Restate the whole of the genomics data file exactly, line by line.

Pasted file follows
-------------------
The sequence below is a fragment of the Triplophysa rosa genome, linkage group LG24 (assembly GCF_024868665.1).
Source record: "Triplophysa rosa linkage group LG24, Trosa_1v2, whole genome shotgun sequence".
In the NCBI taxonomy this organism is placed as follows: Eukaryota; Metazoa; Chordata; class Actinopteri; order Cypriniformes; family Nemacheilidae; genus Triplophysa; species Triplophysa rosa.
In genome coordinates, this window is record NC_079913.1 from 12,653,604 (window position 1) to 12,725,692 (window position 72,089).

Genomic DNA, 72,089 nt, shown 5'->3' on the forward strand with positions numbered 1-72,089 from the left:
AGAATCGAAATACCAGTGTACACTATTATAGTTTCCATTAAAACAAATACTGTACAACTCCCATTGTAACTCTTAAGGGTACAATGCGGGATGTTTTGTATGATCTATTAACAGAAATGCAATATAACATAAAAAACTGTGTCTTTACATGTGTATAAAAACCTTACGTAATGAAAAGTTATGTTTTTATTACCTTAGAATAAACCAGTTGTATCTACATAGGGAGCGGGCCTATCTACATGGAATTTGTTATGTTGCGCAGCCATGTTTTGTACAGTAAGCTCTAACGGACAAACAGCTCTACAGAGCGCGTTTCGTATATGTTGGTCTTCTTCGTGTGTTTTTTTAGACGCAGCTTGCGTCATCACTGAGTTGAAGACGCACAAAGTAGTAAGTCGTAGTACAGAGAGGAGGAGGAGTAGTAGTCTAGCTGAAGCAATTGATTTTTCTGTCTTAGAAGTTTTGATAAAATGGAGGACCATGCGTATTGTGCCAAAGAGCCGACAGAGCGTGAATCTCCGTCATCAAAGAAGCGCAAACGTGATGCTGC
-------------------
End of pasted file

The sequence below is a fragment of the Triplophysa rosa genome, linkage group LG24 (assembly GCF_024868665.1).
Source record: "Triplophysa rosa linkage group LG24, Trosa_1v2, whole genome shotgun sequence".
In the NCBI taxonomy this organism is placed as follows: Eukaryota; Metazoa; Chordata; class Actinopteri; order Cypriniformes; family Nemacheilidae; genus Triplophysa; species Triplophysa rosa.
In genome coordinates, this window is record NC_079913.1 from 12,653,604 (window position 1) to 12,725,692 (window position 72,089).

Genomic DNA, 72,089 nt, shown 5'->3' on the forward strand with positions numbered 1-72,089 from the left:
AGAATCGAAATACCAGTGTACACTATTATAGTTTCCATTAAAACAAATACTGTACAACTCCCATTGTAACTCTTAAGGGTACAATGCGGGATGTTTTGTATGATCTATTAACAGAAATGCAATATAACATAAAAAACTGTGTCTTTACATGTGTATAAAAACCTTACGTAATGAAAAGTTATGTTTTTATTACCTTAGAATAAACCAGTTGTATCTACATAGGGAGCGGGCCTATCTACATGGAATTTGTTATGTTGCGCAGCCATGTTTTGTACAGTAAGCTCTAACGGACAAACAGCTCTACAGAGCGCGTTTCGTATATGTTGGTCTTCTTCGTGTGTTTTTTTAGACGCAGCTTGCGTCATCACTGAGTTGAAGACGCACAAAGTAGTAAGTCGTAGTACAGAGAGGAGGAGGAGTAGTAGTCTAGCTGAAGCAATTGATTTTTCTGTCTTAGAAGTTTTGATAAAATGGAGGACCATGCGTATTGTGCCAAAGAGCCGACAGAGCGTGAATCTCCGTCATCAAAGAAGCGCAAACGTGATGCTGC